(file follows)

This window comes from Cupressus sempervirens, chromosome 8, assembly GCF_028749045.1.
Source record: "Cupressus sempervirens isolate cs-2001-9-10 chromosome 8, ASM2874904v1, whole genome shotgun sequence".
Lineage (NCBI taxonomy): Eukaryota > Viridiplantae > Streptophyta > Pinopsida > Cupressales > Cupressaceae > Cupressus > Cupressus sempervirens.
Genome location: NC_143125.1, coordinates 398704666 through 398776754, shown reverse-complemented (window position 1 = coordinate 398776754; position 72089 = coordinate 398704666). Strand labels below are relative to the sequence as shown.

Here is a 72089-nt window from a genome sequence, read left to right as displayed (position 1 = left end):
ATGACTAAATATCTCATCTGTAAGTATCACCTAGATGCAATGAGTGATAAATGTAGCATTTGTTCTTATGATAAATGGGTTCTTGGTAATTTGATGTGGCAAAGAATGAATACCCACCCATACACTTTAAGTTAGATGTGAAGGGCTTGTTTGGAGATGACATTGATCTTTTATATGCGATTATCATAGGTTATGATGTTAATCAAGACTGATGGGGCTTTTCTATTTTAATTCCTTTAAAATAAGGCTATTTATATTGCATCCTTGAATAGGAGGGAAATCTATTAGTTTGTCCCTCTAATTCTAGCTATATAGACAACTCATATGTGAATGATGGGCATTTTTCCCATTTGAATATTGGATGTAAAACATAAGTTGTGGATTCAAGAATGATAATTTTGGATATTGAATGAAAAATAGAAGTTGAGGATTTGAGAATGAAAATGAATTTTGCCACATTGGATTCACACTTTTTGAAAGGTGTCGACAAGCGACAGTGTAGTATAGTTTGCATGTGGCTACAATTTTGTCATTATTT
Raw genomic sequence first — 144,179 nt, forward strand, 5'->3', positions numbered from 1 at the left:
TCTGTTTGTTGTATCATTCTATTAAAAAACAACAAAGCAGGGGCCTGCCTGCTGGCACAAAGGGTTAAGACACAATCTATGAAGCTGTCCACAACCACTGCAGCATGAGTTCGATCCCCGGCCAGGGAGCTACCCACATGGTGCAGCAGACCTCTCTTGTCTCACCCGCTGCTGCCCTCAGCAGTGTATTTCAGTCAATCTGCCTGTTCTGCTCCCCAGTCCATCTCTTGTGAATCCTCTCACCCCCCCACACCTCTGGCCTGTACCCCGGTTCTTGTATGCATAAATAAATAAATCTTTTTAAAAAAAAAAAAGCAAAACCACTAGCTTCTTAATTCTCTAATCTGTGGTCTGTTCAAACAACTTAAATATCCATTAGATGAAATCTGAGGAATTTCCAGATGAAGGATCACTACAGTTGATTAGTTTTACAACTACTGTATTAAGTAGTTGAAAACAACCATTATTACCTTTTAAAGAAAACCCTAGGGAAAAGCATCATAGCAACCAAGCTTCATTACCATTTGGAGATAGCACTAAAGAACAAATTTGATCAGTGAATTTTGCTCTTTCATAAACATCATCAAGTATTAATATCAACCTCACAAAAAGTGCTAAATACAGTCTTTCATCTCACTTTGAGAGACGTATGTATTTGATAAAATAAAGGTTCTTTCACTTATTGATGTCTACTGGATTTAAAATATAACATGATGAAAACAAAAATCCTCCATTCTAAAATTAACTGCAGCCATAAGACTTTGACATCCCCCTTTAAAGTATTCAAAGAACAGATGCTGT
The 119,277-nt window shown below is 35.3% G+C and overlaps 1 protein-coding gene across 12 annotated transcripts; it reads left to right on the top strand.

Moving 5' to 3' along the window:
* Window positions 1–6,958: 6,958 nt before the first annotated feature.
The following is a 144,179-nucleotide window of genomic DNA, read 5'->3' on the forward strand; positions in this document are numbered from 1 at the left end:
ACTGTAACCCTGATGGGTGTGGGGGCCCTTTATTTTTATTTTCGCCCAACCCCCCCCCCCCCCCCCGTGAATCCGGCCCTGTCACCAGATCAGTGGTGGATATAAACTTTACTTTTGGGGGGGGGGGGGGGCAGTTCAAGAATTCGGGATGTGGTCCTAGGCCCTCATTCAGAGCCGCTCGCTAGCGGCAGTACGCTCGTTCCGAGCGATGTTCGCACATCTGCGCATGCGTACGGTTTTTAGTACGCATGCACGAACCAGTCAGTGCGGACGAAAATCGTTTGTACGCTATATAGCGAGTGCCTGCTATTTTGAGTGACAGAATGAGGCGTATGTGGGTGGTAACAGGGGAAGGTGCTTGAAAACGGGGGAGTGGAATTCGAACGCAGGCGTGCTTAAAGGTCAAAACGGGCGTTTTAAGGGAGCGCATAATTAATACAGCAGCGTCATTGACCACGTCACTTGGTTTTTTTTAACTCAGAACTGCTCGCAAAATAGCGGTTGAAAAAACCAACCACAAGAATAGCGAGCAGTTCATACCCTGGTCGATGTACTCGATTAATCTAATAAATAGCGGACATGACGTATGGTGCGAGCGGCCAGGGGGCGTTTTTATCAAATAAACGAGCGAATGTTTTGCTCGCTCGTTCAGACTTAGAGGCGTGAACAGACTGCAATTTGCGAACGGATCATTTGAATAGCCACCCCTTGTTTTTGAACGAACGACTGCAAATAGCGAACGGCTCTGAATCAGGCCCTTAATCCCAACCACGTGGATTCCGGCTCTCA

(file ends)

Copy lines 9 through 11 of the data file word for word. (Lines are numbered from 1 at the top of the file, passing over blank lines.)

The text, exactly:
The 119,277-nt window shown below is 35.3% G+C and overlaps 1 protein-coding gene across 12 annotated transcripts; it reads left to right on the top strand.

Moving 5' to 3' along the window:
* Window positions 1–6,958: 6,958 nt before the first annotated feature.